i wonder what the earthquake forecast is today? i mean, i can't find a word about it on weather.com or earthquake.com or anythingelse.com. regardless, i'm hoping to increase my survivability by being outside, running.
turns out san francisco is a great place to run.
i wish i had known this when i lived here, back in the day. unfortunately, i didn't run much back then, except on a basketball court. i can tell you anything you want to know about some of the local basketball courts, if you want: they look like basketball courts.
breaking news: seeing a place on foot is a richer, more nuanced, more viscerally profound experience than blankly watching it go by through a car window. and you can tell someone, "dude, i just had a rich, viscerally profound experience running around san francisco," but they won't get it.
unless they've done something similar themselves, what they're likely to say is, "oh. good for you." then, when you're not making eye contact they'll think, "whatever," or roll their eyes, or they'll roll their eyes and think, "whatever" simultaneously.
most of the time they won't roll their eyes and say "whatever" to your face, but if they do you should probably change the subject. or look at your watch and say, "oh, wow, i've got to go talk to someone who's alive."
huge digression. sorry.
for anyone still reading, i'd like to report that my run through san francisco included a climb up lombard street. do you know this street? bill cosby did a bit on it back in the day... it's so steep, he said, that it's the only time he'd ever had a head-on collision with a hill.
the stairs on either side of lombard street are of a similar steepness, but i slogged up, took a look around at spectacular views to the north and south, then slowly ran down the other side. i wanted to run faster, but i was afraid i wouldn't be able to stop. or that i'd trip and do a faceplant in front of the golden gate bridge. i can't have that.
as mentioned earlier, i used to live in san francisco. plus, i've visited the city on business many times since then. but business trips being what they are (busy-ness), i never had time to revisit any of the old familiar places ~ a circumstance i lamented every time. this trip, due to recent events at spaceneedl sprockets, i was inspired to, shall we say, find some spare time.
where was i? right, heading north on lombard street toward the marina district, where the missus and i lived before the earthquake in '89. this was so long ago, she wasn't even "the missus" yet. which means we were living together. in sin. which is probably why there was an earthquake. god reportedly looks down on such arrangements and sends natural disasters to remind everyone to shape up or shake up. in fact, some megachurch preachers say He has that very bumper sticker on his car:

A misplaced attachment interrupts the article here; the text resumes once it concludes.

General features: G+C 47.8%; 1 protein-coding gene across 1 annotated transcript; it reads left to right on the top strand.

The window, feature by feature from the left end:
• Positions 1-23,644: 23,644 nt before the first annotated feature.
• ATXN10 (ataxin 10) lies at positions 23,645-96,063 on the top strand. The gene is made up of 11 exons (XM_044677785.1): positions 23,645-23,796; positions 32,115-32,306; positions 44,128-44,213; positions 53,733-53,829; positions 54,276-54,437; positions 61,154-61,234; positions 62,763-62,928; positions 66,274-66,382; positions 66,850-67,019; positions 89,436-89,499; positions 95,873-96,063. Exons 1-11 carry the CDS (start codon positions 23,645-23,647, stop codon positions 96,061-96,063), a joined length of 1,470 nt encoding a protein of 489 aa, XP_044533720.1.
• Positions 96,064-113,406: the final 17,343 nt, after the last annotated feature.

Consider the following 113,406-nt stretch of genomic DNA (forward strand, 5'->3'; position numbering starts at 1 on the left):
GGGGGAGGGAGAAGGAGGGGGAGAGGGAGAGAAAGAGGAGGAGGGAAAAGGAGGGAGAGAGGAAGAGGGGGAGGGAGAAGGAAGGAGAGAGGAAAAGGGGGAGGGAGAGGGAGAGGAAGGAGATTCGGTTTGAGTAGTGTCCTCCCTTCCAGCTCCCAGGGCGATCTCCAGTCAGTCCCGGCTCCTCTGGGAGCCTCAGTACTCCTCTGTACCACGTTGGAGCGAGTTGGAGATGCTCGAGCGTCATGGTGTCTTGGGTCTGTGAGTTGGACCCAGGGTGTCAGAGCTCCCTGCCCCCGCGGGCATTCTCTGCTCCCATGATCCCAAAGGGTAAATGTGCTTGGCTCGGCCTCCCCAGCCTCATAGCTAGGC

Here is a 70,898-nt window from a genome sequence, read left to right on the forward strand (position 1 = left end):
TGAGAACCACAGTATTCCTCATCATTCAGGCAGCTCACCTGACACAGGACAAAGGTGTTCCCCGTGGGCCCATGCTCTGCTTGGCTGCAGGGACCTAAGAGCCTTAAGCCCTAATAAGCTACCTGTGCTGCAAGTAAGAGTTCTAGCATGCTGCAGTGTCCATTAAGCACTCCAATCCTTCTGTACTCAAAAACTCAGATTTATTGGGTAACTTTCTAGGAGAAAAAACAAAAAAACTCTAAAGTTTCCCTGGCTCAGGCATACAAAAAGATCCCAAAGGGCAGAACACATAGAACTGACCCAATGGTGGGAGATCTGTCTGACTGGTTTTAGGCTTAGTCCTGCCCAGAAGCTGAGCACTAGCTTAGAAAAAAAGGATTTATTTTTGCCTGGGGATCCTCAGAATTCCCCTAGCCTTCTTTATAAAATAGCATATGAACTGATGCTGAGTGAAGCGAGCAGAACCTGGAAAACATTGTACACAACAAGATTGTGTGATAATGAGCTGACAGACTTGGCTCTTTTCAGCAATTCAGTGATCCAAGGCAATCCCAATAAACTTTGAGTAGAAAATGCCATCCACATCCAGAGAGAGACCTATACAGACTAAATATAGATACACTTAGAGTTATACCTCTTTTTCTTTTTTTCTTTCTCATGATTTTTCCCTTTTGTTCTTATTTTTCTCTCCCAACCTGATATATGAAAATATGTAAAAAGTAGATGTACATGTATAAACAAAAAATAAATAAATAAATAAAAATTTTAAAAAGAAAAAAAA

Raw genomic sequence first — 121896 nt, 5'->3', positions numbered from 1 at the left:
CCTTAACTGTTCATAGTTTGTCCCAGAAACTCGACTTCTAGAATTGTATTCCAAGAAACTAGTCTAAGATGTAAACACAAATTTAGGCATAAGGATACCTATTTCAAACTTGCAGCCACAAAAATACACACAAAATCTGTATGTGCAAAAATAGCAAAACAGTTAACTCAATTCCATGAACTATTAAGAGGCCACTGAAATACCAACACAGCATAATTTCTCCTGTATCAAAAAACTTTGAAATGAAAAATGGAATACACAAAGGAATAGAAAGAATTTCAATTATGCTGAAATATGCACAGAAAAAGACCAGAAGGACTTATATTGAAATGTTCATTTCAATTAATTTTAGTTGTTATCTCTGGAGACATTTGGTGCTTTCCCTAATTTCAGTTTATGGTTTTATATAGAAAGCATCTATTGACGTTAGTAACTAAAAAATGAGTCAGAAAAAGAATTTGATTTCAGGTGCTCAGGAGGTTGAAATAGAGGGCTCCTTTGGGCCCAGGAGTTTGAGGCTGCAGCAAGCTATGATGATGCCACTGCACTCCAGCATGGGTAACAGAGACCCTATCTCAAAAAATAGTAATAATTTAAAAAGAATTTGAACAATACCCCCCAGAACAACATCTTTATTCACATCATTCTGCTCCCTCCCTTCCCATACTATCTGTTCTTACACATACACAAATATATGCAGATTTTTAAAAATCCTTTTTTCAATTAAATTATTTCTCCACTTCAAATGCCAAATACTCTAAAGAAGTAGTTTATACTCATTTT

Shape up or shake up.
yeah, probably not.
heading into the marina, i stopped briefly at a couple basketball courts i used to run on. yup, these are those, i noted, with some affection. they still look like basketball courts.
i continued on to the very apartment building we loved so much (except for the loud, nonstop tour buses, of course, and the loud-swearing homeless guy and the loud gunshots from a car ~ we didn't love those things).
moved by the moment, i put my hand on the bricks, closed my eyes, and listened with my heart...nothing. they were just bricks, and they felt like bricks. still, i felt them...rough and solid and scratchy. i would not like to have felt them from a moving car, i can tell you that.
moving on, i ran toward the marina green, with its stunning views of the golden gate bridge, the marin headlands, and fog. usually when you have one (the fog) you don't have the others, but this day was splendid in that all three were present in equal measure. the effect was viscerally profound. no, seriously. i just stood there, smiling, trying to memorize every detail, every nuance of the bridge towers obscured by moving tendrils of gray one moment, illuminated by impossibly bright sunlight the next. the ageless, rolling slopes of the headlands rose above the north end of the span. the opaque green water of san francisco bay lapped against the seawall. it was glorious.
i gladly would have stood there past sunset, but there was an afternoon appointment that i couldn't quite bring myself to ignore. so i moved on to the south, where alcatraz pulled itself up out of the fog like an iguana climbing a desert rock.
fort mason followed, then a bigger-than-life sculpture of a formerly alive congressman, then a very steep stretch of hyde street. truthfully, i didn't want the fun part of this day to end, and now i noticed it was going by too quickly (full disclosure: hyde street went by much slower, and was slightly less enjoyable). left on sutter, back to the hotel. done. eight miles in all.
but wait! there's more! there was the next day, with a whole 'nother serving of run-a-roni ~ seven warm, sunny miles along the embarcadero. when we lived there, this corridor was part of the 480 freeway, blighted by an elevated double-decker traffic monster. now it's a wide, open avenue along the waterfront, a great place for human traffic.
to sum up: two exquisite days, 15.2 miles, deep satisfaction. no earthquakes.
also, much-needed therapy for the soul: no extra charge.
i'm on my feet and moving...